Geography, race and income matter when it comes to frailty, according to a new study from Johns Hopkins Bloomberg School of Public Health. Women and the poor are more likely to be frail, and older people in southern states more that three times likely to be frail than those in western states. Additionally, blacks and Hispanics were nearly twice as likely to be frail than whites, researchers concluded. Continue reading
Gov. Jerry Brown on Oct. 5 signed California’s controversial End of Life Option Act, which permits physician-aided death for terminally ill patients. California becomes the fifth state in the nation to allow doctors to prescribe lethal doses of medication to certain patients seeking to end their lives.
The law, modeled after Oregon’s law, requires two doctors to agree that the person has six months or less to live and is mentally competent.
Until Brown, a former Jesuit seminarian, announced he had signed the bill it was unclear where the governor stood on the issue. He released a brief statement outlining his moral dilemma, saying, “I do not know what I would do if I were dying and in prolonged and excruciating pain. I am certain, however, that it would be a comfort to be able to consider the options afforded by this bill. And I wouldn’t deny that right to others.” Continue reading
Some low-income seniors who qualify for both Medicare and Medicaid — the dual eligibles — have the chance to age in place in their communities thanks to Medicaid’s coverage of long term services and supports (LTSS). This is especially important for older adults who are juggling multiple chronic conditions and may require help with activities of daily living, like bathing, dressing, or eating.
This is a population at high risk for needing expensive institutional care, and is not the preferred site of care for most people. Community-based LTSS avoids institutionalizing many older adults and is a more cost-effective solution to the growing aging population. Continue reading
A well-known, prominent California physician. Allegations of a suspicious death. Family feuds. A recovering addict and possible affair. Elder abuse. A controversial investigation by the coroner.
While it may sound like a made-for-TV movie or the latest John Grisham novel, this life-and-death true story took journalist Charles Piller more than 10 months to investigate. Not only did Piller track and verify conflicting accounts of Jerome Lackner’s final months, but he also had to somehow navigate privacy roadblocks thrown up by hospitals, providers, the hospice facility and lawyers.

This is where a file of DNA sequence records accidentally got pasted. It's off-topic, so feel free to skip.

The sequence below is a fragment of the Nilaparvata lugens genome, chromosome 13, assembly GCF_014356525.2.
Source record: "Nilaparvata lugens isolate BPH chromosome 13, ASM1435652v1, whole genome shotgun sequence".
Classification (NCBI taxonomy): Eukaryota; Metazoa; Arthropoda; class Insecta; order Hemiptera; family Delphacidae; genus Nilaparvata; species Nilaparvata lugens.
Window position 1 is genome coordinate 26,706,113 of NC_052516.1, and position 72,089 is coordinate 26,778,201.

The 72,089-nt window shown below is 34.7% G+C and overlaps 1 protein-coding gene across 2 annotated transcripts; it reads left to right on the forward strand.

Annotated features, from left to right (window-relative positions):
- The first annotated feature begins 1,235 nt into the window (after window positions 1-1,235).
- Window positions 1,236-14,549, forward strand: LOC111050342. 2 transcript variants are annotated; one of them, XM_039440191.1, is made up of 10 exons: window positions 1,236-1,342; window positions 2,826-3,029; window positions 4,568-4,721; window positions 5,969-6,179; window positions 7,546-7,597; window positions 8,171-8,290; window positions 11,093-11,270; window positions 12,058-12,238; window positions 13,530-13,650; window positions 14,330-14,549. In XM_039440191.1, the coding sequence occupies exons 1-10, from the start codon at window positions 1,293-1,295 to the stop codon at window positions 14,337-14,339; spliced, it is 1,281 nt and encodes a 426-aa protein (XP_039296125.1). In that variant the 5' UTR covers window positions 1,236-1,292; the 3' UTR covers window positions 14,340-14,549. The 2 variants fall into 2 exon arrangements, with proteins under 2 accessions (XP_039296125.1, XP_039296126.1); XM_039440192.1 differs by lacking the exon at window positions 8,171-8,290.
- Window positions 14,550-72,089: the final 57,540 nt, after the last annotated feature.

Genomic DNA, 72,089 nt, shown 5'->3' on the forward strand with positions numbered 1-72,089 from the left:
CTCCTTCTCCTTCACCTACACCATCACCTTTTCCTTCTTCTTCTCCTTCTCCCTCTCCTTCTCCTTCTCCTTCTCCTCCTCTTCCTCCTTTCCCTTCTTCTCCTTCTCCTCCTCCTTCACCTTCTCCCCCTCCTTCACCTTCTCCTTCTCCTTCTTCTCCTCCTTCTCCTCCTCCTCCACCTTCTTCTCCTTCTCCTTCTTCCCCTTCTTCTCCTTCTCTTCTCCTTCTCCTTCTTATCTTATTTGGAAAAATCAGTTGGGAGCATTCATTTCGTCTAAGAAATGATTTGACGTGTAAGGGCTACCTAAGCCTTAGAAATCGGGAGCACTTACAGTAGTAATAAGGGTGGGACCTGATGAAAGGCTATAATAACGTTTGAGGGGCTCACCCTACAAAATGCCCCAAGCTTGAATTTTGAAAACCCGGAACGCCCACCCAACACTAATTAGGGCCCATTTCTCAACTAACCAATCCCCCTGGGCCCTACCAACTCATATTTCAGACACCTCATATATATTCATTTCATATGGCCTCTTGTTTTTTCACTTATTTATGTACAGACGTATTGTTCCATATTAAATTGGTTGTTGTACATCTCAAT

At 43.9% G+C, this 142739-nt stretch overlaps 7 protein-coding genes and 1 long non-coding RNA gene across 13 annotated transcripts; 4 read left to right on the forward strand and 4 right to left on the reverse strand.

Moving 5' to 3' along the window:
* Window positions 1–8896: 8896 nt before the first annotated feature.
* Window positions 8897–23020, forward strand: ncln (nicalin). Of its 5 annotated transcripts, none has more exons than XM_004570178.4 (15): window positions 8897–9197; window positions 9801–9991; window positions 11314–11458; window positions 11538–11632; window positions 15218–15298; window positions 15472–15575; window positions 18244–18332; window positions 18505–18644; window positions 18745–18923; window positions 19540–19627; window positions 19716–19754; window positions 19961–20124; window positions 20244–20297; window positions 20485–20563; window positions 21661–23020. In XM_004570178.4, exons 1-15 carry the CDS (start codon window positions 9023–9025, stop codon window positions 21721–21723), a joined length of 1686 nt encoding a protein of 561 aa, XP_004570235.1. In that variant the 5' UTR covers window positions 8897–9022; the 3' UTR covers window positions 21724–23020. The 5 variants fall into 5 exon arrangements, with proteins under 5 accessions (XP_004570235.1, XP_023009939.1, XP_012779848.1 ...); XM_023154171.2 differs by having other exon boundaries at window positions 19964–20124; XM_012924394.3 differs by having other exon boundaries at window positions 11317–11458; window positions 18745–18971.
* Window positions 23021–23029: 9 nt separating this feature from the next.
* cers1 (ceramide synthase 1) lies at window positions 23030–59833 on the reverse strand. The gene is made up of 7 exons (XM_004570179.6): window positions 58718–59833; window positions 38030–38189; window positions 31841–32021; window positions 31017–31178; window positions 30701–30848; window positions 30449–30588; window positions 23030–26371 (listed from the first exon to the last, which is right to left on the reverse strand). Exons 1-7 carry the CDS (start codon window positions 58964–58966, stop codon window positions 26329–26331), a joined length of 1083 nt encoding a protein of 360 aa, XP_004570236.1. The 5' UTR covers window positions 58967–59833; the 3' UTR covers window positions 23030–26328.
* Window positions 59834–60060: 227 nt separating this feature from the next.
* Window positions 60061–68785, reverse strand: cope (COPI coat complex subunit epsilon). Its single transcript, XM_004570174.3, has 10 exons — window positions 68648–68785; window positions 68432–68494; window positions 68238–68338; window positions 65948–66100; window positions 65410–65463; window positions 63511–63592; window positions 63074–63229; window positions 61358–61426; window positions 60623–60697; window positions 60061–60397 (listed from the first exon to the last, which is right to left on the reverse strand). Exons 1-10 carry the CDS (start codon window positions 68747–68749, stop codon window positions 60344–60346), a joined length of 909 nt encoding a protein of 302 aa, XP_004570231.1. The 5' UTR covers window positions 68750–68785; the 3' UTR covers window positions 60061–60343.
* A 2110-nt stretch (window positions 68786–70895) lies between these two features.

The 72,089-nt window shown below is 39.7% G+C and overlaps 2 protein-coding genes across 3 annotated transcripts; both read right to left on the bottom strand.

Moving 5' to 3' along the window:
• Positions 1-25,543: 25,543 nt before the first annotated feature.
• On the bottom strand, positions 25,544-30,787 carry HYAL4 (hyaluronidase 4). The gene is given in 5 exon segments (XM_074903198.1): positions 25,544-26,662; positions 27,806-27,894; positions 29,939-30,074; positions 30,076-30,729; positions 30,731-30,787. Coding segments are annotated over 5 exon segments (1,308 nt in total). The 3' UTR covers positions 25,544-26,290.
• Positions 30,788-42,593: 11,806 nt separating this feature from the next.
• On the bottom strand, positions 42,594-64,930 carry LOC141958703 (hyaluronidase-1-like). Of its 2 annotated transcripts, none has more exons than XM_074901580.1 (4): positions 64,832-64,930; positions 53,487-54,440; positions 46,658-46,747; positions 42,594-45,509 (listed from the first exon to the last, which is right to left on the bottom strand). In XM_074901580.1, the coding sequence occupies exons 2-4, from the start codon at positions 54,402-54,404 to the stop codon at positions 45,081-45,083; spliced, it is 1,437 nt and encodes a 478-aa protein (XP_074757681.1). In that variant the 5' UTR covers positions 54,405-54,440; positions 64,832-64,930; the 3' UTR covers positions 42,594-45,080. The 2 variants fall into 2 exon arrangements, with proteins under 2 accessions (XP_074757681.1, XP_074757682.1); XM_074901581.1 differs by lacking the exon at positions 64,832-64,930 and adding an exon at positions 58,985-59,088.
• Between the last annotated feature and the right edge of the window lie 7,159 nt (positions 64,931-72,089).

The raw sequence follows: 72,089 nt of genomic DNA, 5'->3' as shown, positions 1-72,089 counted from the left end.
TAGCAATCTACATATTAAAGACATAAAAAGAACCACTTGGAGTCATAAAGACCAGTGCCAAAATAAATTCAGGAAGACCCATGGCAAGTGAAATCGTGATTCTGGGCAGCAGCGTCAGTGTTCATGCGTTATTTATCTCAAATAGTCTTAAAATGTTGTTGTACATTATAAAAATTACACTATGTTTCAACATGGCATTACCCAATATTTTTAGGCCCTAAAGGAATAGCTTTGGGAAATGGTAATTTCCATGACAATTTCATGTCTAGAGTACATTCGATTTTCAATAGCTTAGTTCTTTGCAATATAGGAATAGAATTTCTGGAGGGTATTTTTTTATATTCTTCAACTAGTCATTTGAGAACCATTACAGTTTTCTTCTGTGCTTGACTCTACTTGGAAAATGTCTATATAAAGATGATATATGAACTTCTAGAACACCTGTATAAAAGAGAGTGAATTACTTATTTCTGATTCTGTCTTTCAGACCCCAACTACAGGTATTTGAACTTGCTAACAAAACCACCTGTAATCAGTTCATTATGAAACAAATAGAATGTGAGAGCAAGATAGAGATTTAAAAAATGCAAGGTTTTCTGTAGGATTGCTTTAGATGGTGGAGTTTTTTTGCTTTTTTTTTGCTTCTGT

In this fascinating “How I did it,” Piller describes his five-part Sacramento Bee investigative series that may raise as many questions as it answers. He explains his efforts to answer basic questions about the roles and responsibilities of caregivers, hospitals, and hospices, and how he had to unravel a web of finger pointing by family, ex-spouses, friends and health professionals.
Without seeming to take sides, how does a reporter sift through mounds of conflicting evidence to create an engaging and coherent narrative? How can you track down reluctant key players in such a saga? How do you separate fact from fiction when family members accuse caregivers of indifference, neglect – or worse? Read about how Piller did it when investigating the death of Dr. Jerome Lackner.
World experts in aging for the first time are recommending that everyone age 70 and older have routine brain health screenings.
At a recent conference of the International Association of Gerontology and Geriatrics, in St. Louis, a consensus panel examined the importance of early recognition of impaired cognitive health. They concluded that annual memory and reasoning ability evaluation by a physician or health provider is an important step toward enhancing brain health for aging populations throughout the world.